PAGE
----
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Methotrexate (Non-Cancer)

Drug Class: Commonly Known As: Category:
Immune Suppressant Adult

Methotrexate (Non-Cancer) - What is it for

  • Methotrexate belongs to a class of medications called disease modifying anti-rheumatic drugs (DMARDs which can modify the progress of clinical disease by reducing permanent damage to joints caused by continuing inflammation. 
  • It blocks the formation of deoxyribonucleic acid (also known as DNA), which is important for developing cells, such as those in the immune system. However, it is not completely clear how this medication works in rheumatoid arthritis. 
  • In the long term, Methotrexate reduces permanent damage to the organs such as the joints and skin. 
  • It may be used on its own or in combination with other DMARDs or biologic agents.
Disclaimer: 
  • Methotrexate is also used in non-autoimmune diseases. It is not within the scope of this material to cover information for such conditions. 
  • This material provides information for people being treated with low dose Methotrexate (25 milligrams or less per week). 

Methotrexate (Non-Cancer) - Side Effects, Precautions, and Contraindications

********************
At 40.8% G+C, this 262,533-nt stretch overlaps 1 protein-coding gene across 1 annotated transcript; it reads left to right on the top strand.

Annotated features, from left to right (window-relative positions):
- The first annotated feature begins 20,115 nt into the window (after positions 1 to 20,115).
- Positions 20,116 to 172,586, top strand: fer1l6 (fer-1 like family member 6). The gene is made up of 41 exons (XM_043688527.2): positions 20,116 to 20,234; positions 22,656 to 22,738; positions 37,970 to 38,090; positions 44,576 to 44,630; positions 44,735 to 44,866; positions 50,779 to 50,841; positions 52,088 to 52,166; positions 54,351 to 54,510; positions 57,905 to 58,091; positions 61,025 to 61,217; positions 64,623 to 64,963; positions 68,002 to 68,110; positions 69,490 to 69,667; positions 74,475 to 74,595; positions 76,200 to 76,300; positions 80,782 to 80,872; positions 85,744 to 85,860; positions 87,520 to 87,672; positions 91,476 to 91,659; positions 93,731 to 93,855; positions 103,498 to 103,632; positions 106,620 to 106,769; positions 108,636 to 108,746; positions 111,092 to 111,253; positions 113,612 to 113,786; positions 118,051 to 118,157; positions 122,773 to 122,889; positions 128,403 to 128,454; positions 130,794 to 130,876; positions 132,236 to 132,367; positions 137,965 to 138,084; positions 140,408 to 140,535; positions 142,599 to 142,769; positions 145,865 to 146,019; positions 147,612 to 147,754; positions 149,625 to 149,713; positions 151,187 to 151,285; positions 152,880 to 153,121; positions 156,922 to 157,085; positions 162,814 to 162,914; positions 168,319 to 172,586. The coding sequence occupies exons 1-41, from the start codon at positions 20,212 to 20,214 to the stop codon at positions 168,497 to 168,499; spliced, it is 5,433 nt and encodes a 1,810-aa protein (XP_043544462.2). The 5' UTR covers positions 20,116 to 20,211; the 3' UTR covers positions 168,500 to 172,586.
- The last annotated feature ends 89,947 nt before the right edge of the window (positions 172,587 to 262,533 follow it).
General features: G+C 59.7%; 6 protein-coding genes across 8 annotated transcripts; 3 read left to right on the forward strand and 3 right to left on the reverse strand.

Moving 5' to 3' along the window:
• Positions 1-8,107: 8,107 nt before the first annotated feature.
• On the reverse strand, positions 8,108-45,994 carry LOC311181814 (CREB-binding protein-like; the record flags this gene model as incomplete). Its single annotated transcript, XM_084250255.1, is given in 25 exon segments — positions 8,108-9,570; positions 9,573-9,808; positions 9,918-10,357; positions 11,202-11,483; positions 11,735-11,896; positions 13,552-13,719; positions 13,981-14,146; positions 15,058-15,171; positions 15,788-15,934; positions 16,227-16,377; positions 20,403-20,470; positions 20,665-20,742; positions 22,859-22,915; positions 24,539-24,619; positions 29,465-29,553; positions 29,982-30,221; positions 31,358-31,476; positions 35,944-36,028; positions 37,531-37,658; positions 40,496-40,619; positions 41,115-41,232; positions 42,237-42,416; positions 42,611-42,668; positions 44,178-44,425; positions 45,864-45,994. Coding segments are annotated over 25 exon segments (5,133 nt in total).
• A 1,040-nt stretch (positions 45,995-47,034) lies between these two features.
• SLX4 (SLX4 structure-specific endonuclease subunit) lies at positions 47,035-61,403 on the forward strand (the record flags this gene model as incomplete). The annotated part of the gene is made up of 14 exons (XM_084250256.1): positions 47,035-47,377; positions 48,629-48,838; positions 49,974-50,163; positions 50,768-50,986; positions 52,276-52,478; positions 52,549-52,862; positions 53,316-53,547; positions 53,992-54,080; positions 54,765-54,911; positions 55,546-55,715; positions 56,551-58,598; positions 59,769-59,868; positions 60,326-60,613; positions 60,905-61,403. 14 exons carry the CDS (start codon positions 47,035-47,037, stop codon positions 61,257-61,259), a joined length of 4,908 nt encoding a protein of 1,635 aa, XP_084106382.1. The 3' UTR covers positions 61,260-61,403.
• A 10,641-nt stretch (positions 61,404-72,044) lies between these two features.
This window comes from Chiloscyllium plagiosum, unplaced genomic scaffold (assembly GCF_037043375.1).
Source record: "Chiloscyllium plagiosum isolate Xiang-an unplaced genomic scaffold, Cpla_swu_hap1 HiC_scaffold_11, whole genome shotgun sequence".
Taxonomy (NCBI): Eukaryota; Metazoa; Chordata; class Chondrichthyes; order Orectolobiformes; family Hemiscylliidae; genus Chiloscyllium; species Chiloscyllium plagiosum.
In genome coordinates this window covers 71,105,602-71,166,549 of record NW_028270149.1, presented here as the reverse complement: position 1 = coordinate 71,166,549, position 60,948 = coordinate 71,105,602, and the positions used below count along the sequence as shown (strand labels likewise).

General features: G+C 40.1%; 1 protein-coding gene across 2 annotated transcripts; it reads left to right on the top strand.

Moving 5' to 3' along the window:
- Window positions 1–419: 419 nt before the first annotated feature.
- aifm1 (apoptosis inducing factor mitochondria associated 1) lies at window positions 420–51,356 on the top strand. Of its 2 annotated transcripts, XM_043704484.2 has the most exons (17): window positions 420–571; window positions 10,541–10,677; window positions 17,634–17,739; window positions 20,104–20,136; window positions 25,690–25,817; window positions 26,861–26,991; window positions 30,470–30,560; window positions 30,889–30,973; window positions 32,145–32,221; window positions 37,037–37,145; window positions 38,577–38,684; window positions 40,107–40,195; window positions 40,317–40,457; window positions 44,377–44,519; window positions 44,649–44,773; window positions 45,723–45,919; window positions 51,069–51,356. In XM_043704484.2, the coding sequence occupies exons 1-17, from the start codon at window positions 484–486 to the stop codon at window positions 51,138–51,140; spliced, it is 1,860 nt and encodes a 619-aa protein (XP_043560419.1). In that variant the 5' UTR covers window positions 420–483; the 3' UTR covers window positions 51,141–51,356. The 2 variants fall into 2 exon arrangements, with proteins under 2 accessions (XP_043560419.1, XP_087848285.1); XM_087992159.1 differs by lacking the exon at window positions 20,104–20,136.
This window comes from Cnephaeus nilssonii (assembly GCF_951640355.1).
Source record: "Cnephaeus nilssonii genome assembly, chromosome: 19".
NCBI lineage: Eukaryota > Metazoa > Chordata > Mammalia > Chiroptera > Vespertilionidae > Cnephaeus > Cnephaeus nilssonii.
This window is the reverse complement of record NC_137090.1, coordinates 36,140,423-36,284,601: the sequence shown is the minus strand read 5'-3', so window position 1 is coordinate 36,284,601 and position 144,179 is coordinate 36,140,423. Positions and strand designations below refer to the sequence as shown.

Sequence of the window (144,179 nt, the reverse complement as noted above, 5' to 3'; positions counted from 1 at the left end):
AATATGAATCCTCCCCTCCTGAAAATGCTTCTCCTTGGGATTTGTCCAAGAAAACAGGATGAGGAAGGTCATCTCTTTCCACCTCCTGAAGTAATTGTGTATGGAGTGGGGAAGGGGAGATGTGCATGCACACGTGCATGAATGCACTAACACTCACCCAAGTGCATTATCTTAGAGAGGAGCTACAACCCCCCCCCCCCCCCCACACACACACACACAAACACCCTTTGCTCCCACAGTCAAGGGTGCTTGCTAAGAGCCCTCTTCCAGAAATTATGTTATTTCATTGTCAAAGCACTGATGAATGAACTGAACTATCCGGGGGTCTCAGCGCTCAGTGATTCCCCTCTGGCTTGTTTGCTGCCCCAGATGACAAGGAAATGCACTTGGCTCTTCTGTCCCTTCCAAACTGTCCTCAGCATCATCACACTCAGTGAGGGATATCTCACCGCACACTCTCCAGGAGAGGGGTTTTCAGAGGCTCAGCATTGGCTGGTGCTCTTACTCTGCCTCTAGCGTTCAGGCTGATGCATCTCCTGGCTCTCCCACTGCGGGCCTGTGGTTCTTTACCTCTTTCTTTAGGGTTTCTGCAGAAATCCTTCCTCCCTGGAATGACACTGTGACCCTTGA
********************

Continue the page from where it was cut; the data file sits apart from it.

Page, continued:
What side effects can Methotrexate (Non-Cancer) cause?

  • Nausea and vomiting
    • Side effect can be reduced by taking after food
  • Dizziness, Diarrhoea, Loss of appetite
    • May resolve after a few weeks
  • Mouth ulcers, Hair loss, Malaise i.e. general feeling of discomfort
    • May resolve with folic acid or stopping the medication
  • Folic acid tablet may be prescribed by your doctor to prevent or decrease some of these side effects. It is usually taken the day after Methotrexate. 
  • Consult your doctor or pharmacist about any symptoms that becomes bothersome. 

The symptoms of a drug allergy include one or more of the following:

  • Swollen face/eyes/lips/tongue
  • Difficulty in breathing
  • Itchy skin rashes over your whole body

If you experience any of these symptoms, you should stop your medication and see your healthcare professional immediately

Seek medical attention immediately if you experience any of the rare but severe side effects:

  • liver problems - possible symptoms are dark urine, feeling tired, lack of appetite, nausea, abdominal pain, light-coloured stools, vomiting, or yellow skin or eyes
  • breathlessness or persistent dry cough
  • frequent and recurrent mouth ulcers or severe sore throat that does not heal within 3 days

Before taking Methotrexate (Non-Cancer) , what precautions must I follow?

Inform your healthcare professional if:

  • You are allergic to this medication or any of the other ingredients of this medication.
  • You are pregnant, planning to become pregnant or breastfeeding:
    • Methotrexate may impair fertility in both men and women. Both men and women of childbearing age must use a reliable method of contraception to avoid the risk of an unplanned pregnancy as Methotrexate can cause serious defects to unborn child.